Timelapse: Giant magnet flies through ALICE cavern

Watch a quadrupole magnet being lowered into the ALICE cavern for transportation to its required spot on the LHC


The CERN accelerator complex is in its first long shutdown and undergoing a process called "consolidation," which means that engineers and maintenance crews are repairing and strengthening accelerator components in preparation for running at higher energy in 2015.

As part of the shutdown, up to 18 superconducting magnets on the Large Hadron Collider (LHC) will be replaced, including 15 dipole magnets and 3 quadrupole magnet assemblies. Quadrupole magnets help to focus the particles into a tight beam so they are more likely to collide in greater numbers as they reach the LHC detectors. Each quadrupole has four magnetic poles arranged symmetrically around the beam pipe to squeeze the beam either vertically or horizontally.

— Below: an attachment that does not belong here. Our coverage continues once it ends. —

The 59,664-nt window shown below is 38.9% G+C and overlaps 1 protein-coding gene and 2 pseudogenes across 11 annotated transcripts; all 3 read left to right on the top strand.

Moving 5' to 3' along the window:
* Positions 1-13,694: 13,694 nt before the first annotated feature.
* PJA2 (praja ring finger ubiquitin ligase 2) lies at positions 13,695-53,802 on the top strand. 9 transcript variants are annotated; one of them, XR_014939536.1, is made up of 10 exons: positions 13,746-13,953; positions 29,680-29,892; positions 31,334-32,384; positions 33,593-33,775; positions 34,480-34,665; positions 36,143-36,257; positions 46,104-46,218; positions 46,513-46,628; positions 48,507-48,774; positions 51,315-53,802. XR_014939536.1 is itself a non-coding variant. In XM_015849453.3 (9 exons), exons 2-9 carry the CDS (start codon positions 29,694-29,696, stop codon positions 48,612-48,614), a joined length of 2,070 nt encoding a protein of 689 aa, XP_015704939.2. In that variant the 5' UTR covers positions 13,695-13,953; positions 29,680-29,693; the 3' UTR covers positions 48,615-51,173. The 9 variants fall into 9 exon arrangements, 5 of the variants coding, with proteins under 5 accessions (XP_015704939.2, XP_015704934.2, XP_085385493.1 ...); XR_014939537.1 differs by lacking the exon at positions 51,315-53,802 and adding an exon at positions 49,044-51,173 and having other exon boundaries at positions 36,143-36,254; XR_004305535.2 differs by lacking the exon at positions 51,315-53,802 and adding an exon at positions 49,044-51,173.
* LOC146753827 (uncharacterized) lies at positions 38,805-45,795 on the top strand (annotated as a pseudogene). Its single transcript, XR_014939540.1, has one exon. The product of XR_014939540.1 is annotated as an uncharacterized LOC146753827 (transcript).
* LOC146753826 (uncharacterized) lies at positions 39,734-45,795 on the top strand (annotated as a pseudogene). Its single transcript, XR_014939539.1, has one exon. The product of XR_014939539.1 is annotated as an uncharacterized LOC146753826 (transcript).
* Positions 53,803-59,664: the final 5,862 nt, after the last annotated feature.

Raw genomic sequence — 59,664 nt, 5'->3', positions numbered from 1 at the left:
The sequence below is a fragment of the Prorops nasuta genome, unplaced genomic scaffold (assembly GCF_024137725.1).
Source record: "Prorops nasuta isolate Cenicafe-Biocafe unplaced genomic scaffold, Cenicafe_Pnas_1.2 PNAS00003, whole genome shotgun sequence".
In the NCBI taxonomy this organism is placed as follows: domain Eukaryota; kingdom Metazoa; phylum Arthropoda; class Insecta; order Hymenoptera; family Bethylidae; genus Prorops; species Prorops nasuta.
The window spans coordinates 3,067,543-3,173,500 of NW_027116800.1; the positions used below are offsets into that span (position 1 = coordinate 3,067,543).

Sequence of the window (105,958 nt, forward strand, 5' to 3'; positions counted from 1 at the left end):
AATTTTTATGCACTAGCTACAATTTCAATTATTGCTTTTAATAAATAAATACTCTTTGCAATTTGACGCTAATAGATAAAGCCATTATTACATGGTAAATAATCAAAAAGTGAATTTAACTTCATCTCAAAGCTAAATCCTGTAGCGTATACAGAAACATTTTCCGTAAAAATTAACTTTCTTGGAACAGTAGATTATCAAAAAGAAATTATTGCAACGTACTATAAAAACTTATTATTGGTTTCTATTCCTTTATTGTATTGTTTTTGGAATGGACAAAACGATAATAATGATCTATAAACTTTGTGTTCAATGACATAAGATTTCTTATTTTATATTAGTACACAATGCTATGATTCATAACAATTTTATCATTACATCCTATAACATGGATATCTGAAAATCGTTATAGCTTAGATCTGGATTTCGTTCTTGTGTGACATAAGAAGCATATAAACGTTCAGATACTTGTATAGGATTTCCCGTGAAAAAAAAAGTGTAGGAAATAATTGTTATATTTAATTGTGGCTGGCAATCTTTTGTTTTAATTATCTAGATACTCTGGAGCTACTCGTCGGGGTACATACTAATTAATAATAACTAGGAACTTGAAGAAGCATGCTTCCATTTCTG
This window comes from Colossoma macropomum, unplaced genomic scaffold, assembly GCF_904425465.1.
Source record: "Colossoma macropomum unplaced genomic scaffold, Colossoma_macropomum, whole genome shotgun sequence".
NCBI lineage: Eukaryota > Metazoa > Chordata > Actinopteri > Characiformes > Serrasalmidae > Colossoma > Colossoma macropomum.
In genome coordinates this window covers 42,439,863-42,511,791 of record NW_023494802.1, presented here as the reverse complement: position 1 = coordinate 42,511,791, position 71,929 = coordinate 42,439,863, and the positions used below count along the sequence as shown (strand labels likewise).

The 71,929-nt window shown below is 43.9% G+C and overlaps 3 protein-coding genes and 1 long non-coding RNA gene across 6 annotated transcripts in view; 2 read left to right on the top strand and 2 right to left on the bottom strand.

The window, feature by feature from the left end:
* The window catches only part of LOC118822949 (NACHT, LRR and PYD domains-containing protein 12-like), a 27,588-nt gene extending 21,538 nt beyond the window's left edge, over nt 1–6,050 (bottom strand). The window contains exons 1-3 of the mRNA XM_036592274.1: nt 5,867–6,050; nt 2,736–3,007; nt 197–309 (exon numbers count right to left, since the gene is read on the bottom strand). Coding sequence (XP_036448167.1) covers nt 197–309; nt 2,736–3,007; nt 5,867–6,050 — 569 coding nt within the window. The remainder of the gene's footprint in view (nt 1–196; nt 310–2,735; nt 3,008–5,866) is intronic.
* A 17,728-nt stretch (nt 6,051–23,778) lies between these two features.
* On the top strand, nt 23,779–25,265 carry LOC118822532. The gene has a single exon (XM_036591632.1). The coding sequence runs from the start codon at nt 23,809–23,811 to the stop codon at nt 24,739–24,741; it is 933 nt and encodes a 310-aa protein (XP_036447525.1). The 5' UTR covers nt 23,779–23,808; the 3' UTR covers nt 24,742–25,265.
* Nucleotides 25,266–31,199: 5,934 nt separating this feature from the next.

This week technicians lowered a replacement quadrupole magnet assembly down the access shaft to the ALICE cavern. The cavern provides a handy access point to get equipment in and out of the LHC tunnel.

In the timelapse video above, magnet is lowered, raised then lowered once again onto a wheeled transporter that will carry it to position on the LHC.

Engineers in the ALICE cavern supervise lowering the magnet onto the wheeled transporter. The large red doors of the ALICE detector are open, revealing the complex detector systems inside (Image: CERN)

The quadrupole magnet arrives, carried by a wheeled transporter to its final position on the LHC (Image: CERN)

Download a diagram of the main consolidations on the LHC